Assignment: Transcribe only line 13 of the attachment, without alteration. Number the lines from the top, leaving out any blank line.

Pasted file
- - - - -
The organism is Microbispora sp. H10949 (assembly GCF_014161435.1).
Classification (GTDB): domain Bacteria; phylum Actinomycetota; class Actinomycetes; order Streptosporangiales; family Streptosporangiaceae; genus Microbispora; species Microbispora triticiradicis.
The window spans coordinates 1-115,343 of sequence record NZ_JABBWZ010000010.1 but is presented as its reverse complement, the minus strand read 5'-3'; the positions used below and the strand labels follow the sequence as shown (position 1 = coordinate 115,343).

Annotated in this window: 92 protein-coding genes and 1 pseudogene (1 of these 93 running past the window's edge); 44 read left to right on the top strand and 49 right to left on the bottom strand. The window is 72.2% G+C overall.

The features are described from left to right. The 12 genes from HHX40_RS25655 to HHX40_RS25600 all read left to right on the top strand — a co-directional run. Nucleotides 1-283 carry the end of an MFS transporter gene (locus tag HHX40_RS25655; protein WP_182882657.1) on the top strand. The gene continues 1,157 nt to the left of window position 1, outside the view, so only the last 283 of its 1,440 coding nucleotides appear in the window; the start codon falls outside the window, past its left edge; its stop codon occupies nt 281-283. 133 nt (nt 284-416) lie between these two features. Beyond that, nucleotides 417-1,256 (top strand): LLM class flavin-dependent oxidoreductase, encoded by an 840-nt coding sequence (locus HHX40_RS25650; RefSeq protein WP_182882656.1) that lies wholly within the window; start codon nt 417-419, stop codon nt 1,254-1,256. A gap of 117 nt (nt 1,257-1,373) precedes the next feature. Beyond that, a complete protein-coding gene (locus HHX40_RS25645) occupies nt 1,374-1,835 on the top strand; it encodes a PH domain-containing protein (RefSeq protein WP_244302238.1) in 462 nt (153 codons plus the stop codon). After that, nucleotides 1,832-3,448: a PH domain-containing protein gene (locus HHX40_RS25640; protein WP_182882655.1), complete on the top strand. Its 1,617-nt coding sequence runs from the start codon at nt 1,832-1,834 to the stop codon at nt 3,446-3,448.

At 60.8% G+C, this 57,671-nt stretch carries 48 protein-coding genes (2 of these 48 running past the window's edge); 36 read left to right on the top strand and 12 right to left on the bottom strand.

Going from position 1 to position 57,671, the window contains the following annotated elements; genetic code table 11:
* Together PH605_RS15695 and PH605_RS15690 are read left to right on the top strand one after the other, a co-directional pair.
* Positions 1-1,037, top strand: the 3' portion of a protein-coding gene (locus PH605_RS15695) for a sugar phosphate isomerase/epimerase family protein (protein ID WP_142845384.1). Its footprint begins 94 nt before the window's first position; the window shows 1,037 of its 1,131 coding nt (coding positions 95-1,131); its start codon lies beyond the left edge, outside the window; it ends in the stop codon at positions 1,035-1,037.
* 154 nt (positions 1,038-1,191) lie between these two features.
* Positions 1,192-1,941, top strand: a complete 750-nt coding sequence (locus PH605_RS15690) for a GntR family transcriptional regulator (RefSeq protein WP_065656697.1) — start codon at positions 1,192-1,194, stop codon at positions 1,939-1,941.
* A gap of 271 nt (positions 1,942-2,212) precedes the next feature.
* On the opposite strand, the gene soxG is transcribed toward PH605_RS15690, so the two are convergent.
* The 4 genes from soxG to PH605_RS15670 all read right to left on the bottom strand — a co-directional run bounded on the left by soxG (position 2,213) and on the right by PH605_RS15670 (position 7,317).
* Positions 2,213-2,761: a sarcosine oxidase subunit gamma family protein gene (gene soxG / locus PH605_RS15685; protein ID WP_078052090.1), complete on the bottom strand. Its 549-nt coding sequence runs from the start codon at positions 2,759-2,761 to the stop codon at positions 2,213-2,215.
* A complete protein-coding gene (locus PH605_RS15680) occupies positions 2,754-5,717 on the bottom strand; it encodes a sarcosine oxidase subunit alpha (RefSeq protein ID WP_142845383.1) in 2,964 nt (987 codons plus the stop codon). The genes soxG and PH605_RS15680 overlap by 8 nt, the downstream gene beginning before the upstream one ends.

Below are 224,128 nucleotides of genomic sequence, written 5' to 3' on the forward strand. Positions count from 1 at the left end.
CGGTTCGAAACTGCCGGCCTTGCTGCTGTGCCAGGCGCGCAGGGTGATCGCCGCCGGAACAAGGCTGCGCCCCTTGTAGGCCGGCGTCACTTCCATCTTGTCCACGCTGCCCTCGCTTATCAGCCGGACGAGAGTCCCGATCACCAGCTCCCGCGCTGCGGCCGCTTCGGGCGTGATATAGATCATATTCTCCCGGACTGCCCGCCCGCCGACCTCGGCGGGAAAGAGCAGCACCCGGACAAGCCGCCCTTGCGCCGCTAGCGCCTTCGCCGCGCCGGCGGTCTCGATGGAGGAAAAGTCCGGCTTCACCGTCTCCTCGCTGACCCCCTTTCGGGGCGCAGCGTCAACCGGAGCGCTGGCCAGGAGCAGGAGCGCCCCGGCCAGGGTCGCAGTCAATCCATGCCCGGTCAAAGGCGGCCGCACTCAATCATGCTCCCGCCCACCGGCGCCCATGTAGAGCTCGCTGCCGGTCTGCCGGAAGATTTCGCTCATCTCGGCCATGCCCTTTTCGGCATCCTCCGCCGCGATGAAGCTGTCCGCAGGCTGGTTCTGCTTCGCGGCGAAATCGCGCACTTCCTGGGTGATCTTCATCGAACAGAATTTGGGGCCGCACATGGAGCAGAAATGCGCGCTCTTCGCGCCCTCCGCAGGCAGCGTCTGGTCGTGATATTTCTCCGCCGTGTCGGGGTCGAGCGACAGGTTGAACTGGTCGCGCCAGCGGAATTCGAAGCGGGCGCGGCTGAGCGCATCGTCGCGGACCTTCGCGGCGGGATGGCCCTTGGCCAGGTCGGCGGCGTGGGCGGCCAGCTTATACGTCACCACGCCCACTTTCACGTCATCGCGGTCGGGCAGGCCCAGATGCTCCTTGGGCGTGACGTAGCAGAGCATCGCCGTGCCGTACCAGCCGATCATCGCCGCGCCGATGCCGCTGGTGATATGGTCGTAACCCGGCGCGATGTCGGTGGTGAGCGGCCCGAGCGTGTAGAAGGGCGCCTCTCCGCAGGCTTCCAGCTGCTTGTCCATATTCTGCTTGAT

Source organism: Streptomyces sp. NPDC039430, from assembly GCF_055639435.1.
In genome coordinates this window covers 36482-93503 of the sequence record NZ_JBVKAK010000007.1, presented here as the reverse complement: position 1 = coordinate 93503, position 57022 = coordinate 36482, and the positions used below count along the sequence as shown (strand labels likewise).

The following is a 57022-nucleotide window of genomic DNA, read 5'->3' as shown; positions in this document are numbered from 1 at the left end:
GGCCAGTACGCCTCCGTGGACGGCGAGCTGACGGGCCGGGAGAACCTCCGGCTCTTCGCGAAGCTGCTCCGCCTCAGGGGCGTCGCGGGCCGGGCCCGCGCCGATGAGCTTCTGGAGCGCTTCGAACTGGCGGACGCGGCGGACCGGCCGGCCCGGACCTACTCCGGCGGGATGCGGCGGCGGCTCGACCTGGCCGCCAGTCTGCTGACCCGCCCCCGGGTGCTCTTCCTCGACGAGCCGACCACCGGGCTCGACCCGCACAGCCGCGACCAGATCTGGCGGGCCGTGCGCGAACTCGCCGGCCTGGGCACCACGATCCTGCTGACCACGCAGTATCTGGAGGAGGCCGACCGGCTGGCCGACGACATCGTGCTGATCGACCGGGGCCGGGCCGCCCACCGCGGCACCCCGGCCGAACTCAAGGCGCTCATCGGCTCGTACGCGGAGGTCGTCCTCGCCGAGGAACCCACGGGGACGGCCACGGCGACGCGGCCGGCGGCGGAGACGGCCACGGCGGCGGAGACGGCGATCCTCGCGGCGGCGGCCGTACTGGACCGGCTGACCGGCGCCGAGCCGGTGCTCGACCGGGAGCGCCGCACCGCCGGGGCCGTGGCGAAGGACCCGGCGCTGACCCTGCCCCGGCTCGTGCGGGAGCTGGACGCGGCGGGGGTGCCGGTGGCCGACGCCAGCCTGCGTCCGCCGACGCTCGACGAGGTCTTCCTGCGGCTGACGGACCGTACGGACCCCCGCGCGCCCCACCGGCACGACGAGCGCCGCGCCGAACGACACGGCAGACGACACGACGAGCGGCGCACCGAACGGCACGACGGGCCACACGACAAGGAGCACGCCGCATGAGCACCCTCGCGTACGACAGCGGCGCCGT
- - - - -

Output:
* On the opposite strand, the gene soxG is transcribed toward PH605_RS15690, so the two are convergent.